Have you ever tried this swimming exercise? You jump in a pool with no lane lines and swim with your eyes closed while a coach or a friend monitors your progress.
The point of this exercise is to figure out your strong and weak sides. Some of us will naturally swim to the left, others tend to veer to the right, while a few lucky or talented swimmers will swim dead straight.
If you try this drill you'll immediately learn two important lessons:
- Which direction you tend to swim when you are in open water and,
- The sheer terror and challenge of swimming blind.
"Trouble with you is the trouble with me,
Got two good eyes but you still don't see."
In April, 2008, I had the privilege to attend the second annual Tri It Camp for blind women in Glenwood Springs, Colorado. My lovely wife decided that she wanted to learn how to guide blind triathletes, so I loaded up our son, our gear, and joined her for one of the most extraordinary weekends of my life.
The camp consisted of a small group of seven women athletes and seven women guides from around the country, of all ages, who learned over the course of the weekend how to swim, bike and run together. The culmination of the camp was a mini triathlon on Sunday morning where the blind athletes put all of their newfound skills together for a one hour sprint tri.
I still vaguely recall from my years at journalism school that the above sentences cover the five basic "W's" of good reporting, which I'm sure you know consist of: who, what, where, when and why.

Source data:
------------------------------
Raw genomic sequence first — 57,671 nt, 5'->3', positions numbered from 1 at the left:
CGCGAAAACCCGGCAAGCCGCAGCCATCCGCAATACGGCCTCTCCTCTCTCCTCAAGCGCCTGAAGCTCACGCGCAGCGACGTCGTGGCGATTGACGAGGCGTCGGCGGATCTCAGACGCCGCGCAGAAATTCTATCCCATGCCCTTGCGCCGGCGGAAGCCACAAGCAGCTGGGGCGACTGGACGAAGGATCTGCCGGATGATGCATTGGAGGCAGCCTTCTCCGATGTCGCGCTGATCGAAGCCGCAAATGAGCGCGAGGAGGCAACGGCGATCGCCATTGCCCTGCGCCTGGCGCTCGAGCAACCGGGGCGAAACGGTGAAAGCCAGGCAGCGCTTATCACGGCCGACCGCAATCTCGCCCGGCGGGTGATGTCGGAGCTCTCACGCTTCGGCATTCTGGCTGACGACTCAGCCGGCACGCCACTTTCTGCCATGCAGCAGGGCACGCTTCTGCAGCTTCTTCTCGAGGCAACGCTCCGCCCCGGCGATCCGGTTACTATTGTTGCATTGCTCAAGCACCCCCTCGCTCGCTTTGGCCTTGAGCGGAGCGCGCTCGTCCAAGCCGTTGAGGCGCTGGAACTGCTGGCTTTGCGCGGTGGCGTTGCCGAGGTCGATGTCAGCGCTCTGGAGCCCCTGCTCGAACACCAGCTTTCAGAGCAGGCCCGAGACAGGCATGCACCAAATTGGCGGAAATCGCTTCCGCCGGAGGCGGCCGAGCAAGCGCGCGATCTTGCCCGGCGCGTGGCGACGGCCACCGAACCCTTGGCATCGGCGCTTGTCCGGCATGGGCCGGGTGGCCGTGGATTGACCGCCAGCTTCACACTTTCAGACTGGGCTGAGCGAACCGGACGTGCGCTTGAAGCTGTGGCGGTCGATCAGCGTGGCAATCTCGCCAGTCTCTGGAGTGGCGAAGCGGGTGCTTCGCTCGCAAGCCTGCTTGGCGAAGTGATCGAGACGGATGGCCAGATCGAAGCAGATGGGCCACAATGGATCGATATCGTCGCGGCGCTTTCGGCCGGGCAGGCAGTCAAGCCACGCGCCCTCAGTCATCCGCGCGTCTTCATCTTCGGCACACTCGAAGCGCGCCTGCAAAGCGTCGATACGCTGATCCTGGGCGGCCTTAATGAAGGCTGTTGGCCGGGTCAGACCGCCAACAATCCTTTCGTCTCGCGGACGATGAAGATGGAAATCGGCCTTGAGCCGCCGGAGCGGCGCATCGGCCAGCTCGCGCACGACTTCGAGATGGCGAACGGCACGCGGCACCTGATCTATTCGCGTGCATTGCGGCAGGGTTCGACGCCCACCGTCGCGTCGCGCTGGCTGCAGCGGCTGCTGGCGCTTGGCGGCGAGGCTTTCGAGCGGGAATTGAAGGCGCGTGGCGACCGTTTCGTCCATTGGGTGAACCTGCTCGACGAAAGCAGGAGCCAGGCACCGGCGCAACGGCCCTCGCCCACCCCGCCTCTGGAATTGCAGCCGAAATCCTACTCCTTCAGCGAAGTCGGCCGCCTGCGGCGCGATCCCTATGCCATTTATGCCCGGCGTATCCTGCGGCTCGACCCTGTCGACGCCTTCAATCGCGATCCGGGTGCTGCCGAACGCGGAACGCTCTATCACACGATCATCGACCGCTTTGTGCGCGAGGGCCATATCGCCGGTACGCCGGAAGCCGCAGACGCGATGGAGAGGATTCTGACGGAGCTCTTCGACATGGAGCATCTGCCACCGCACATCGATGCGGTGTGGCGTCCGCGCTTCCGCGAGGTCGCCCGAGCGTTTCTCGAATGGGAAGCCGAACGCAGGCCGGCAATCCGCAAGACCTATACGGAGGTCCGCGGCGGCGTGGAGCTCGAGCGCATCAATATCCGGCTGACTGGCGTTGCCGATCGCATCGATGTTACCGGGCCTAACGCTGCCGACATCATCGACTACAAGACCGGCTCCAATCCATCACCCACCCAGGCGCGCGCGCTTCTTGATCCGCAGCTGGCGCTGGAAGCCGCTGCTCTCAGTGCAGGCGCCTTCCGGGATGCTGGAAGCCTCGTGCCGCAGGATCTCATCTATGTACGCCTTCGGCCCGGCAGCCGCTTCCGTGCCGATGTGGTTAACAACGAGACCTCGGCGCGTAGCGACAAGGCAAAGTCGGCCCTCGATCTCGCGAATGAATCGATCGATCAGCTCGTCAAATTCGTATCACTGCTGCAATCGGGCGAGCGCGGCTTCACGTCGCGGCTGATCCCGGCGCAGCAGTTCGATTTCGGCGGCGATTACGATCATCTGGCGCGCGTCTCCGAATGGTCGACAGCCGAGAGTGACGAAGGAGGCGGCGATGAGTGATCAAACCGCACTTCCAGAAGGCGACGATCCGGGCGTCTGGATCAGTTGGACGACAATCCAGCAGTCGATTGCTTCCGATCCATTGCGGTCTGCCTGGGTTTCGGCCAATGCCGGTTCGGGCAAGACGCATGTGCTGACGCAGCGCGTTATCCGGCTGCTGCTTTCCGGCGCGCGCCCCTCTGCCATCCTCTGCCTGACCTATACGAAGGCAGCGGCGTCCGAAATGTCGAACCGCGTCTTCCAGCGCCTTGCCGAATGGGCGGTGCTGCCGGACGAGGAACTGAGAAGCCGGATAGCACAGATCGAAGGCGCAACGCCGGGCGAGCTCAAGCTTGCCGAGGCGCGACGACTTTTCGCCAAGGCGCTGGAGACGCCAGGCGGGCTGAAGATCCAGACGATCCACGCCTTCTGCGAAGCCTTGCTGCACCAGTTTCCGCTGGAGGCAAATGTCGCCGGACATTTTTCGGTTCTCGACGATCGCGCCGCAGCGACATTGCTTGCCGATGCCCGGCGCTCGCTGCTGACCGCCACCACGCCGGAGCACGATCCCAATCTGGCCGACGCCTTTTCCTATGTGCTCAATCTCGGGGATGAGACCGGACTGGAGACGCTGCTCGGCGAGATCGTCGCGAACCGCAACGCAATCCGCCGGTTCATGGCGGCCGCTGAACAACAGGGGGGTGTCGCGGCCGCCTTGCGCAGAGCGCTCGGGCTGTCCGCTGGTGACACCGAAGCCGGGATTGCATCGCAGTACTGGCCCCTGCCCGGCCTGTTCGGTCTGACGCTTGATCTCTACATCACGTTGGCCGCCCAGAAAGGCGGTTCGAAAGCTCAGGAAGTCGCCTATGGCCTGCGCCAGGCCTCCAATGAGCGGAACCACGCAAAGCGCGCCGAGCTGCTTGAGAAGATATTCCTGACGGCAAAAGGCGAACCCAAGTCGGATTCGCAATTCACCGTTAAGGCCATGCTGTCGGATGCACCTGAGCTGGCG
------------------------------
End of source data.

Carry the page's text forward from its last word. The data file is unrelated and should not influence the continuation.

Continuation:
But between you and me, the five "W's" need some explaining to really capture the spirit and meaning of the camp to both the blind athletes and the sighted guides, as well as myself.
The biggest challenge that many of us face when getting up in the morning is to figure out what color shirt to match with what color pants. Or perhaps you are like me and your morning challenge consists of deciding what type of fruit you'll add to your cereal.
Now imagine getting up in the dark, with no hope of a sunrise. I have to be honest, that thought just terrifies me; yet it is exactly how the seven newbie blind triathletes began their camp day. Actually, I'm not being completely honest because some of the blind athletes still retained a bit of light recognition, as some of the women progressively lost their eyesight throughout their lives.
So I guess to be completely fair, imagine getting up in the morning and seeing just enough shade of black to help you remember what it was like to see; to remember how it felt to get up and be able to match your clothes, make that cup of coffee, and slice that banana into your morning cereal.
But instead you wake up in a pitch black hotel room, at just about 6,000 feet of elevation, hundreds or even thousand of miles from your home, your friends, your family, your established routine, and your familiar surroundings with the knowledge that today you get to swim, bike, and run your first triathlon with a stranger.
Now before I go any further, I want to be absolutely clear about the word inspiration, because I'm verging on the edge of making these blind athletes sound like they could, should and would inspire you. But my real sense from getting to know these women is that that's the last word they would feel comfortable using to describe themselves or their motivation. For them it was just business as usual.
The camp and the triathlon was just another obstacle to overcome in a lifetime of proving people like me wrong. Showing me that just because they can't see doesn't mean they can't live independent lives. In fact, proving to me that sight, or lack thereof, is not what defines them as people or, for that matter, as athletes.